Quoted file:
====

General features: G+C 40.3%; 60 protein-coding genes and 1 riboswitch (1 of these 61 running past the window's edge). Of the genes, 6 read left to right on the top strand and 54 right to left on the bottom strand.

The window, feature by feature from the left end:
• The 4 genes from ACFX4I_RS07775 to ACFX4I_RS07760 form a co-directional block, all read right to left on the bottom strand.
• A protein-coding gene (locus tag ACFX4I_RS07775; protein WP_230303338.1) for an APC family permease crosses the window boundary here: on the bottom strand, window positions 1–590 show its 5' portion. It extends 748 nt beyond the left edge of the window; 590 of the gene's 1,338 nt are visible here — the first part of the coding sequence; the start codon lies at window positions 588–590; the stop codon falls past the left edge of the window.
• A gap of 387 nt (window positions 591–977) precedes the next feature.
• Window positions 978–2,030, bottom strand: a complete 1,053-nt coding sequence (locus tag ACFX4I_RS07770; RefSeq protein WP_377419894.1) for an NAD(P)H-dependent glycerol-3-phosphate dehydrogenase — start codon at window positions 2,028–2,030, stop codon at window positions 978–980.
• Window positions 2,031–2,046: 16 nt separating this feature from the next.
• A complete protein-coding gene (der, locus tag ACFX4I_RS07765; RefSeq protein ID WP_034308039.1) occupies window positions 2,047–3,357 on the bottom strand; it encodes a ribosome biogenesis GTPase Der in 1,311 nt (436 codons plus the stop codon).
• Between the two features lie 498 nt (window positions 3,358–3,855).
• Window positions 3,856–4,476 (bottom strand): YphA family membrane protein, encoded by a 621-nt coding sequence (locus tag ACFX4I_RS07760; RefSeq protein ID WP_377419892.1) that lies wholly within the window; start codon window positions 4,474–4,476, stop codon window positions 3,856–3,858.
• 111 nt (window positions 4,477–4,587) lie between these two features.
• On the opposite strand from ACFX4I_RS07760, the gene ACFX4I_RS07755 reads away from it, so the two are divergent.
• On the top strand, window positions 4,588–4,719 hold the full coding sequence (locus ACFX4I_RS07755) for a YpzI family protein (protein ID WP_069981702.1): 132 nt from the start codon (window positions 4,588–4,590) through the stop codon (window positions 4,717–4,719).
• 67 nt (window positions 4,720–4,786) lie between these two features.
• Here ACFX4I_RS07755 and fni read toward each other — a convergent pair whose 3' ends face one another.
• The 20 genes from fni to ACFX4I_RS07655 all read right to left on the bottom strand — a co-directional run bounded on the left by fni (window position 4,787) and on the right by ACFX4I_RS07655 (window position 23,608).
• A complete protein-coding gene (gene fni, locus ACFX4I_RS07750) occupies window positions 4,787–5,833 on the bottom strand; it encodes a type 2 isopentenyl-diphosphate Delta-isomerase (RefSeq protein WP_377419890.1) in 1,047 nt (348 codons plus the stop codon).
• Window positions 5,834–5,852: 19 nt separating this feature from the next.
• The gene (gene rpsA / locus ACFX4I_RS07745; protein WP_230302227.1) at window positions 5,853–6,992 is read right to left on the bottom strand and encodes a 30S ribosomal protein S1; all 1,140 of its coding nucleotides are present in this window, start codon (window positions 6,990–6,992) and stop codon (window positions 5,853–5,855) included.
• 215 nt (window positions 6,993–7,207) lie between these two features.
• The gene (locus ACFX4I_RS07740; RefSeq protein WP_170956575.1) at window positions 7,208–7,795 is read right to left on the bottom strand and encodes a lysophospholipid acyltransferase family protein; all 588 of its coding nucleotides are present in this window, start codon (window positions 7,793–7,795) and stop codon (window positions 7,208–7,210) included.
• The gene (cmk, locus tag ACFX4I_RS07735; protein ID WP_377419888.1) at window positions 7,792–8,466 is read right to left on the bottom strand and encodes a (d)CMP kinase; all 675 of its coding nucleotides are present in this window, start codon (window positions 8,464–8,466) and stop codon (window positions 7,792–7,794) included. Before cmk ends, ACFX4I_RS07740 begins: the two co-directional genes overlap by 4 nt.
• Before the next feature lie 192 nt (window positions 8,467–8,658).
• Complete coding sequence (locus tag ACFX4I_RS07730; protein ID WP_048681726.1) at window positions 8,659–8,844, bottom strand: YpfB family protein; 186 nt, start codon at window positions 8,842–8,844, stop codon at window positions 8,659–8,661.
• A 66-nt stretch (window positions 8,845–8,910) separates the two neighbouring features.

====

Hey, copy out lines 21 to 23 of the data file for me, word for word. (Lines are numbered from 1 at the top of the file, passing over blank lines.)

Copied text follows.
• The gene (locus ACFX4I_RS07740; RefSeq protein WP_170956575.1) at window positions 7,208–7,795 is read right to left on the bottom strand and encodes a lysophospholipid acyltransferase family protein; all 588 of its coding nucleotides are present in this window, start codon (window positions 7,793–7,795) and stop codon (window positions 7,208–7,210) included.
• The gene (cmk, locus tag ACFX4I_RS07735; protein ID WP_377419888.1) at window positions 7,792–8,466 is read right to left on the bottom strand and encodes a (d)CMP kinase; all 675 of its coding nucleotides are present in this window, start codon (window positions 8,464–8,466) and stop codon (window positions 7,792–7,794) included. Before cmk ends, ACFX4I_RS07740 begins: the two co-directional genes overlap by 4 nt.
• Before the next feature lie 192 nt (window positions 8,467–8,658).